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Overview

USC Stem Cell scientists are advancing our understanding of how the body develops, maintains and repairs its digestive and metabolic systems, including the liver, pancreas and digestive tract. They are also developing new regenerative treatments for patients with diabetes, metabolic syndromes, inflammatory bowel diseases, short bowel syndrome, hepatitis, liver fibrosis, liver cancer, colon cancer and many other diseases.

Statistics

  • Nearly 10 percent of Americans—more than 30 million people—have diabetes, which is the seventh leading cause of death in the US.
  • Inflammatory bowel diseases, including ulcerative colitis and Crohn’s disease, affect 1.6 million Americans.
  • Approximately 4.3 percent of people will be diagnosed with colorectal cancer in their lifetimes. Colorectal cancer affects more than 1.3 Americans, and is the second leading cause of cancer-related death in the US.
  • More than 40,000 Americans are diagnosed with liver cancer each year. Nearly 30,000 Americans die from liver cancer each year.
  • Worldwide, 500 million people have hepatitis B or C. These viruses kill 1.5 million people a year.

Researchers

News

Stem cells

USC’s stem cell master’s program awards new scholarships and welcomes its largest incoming class

This fall, USC’s master’s program in Stem Cell Biology and Regenerative Medicine will be providing a remote learning experience for its largest incoming class to date. The incoming class of 46 students is a diverse group: the cohort is 63 percent female, 20 percent international, and includes both a physician and a rabbi. Six of …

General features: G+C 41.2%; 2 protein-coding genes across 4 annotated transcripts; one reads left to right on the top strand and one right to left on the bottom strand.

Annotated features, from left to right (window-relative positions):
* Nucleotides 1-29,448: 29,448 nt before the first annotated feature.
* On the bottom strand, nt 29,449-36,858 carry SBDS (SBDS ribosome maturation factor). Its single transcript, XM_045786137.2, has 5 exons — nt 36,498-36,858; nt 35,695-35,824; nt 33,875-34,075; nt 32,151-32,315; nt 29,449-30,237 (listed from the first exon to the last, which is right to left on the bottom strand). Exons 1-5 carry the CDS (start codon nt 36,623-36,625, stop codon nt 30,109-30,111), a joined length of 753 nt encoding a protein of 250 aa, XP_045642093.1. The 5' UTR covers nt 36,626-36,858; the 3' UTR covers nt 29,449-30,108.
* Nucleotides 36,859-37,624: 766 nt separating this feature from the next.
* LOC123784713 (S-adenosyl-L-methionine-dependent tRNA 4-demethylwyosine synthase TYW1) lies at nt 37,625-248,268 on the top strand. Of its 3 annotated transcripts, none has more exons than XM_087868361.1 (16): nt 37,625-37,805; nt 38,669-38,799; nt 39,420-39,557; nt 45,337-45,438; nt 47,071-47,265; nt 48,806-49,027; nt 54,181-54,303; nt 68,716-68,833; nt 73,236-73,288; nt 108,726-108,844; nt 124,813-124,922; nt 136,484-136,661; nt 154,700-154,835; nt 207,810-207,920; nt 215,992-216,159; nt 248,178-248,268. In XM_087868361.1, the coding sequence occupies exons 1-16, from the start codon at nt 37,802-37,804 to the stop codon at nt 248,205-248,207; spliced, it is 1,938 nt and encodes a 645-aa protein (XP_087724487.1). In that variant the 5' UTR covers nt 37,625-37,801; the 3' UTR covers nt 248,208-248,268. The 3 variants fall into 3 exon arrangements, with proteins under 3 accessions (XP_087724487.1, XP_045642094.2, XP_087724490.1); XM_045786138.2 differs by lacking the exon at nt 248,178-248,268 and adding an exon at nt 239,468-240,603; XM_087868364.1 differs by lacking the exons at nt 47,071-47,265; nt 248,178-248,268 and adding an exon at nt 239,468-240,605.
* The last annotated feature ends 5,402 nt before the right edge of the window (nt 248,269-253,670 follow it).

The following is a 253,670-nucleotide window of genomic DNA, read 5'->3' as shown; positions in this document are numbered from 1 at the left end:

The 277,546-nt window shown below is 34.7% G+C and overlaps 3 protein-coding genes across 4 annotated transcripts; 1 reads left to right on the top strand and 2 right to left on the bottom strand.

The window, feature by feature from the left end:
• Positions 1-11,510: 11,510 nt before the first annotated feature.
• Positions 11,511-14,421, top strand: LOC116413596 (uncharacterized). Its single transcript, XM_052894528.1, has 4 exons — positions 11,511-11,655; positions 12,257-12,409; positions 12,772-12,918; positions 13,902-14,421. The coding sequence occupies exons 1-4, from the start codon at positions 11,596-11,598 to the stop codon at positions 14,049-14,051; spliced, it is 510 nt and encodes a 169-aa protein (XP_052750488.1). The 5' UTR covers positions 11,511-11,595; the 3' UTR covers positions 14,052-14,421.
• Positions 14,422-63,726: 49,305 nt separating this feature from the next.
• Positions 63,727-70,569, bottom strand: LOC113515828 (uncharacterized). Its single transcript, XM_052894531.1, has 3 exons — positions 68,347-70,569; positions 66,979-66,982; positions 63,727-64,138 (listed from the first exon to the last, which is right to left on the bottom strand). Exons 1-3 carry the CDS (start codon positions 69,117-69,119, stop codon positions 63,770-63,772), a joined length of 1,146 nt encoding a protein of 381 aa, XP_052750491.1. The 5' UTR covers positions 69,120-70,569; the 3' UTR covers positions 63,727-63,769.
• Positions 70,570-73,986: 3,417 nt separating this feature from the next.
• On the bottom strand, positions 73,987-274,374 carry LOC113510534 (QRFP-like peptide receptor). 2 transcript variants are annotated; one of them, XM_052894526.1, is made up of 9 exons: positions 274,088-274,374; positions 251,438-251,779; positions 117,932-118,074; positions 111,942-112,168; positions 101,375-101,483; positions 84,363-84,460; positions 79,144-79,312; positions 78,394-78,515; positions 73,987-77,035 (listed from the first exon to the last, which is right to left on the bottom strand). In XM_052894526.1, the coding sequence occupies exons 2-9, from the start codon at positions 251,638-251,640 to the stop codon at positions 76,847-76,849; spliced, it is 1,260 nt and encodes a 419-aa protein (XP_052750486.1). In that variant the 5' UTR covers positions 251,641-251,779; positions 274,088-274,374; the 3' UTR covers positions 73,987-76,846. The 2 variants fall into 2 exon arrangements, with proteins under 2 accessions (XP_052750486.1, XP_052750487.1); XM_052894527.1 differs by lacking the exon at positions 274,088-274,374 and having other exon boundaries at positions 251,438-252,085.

Remote learning

USC Stem Cell’s high school program Zooms ahead

In late February 2020, 10 local high school juniors gathered at the Eli and Edythe Broad Center for Regenerative Medicine and Stem Cell Research at USC for the first meeting of a four-month hands-on learning experience, sponsored by the Amgen Foundation. Each of the 10 students had been nominated by a science teacher from an …

ombuds

What is the USC Ombuds?

Stress levels are running high with a pandemic, global recession, and social injustice threatening livelihoods and lives. While the USC Office of the Ombuds can’t resolve the world’s woes, it can serve as a confidential, impartial, informal, and independent problem-solving resource for students, faculty and staff. The University Ombuds—Thomas Kosakowski at the Health Sciences Campus, …

All Digestion and Metabolism News

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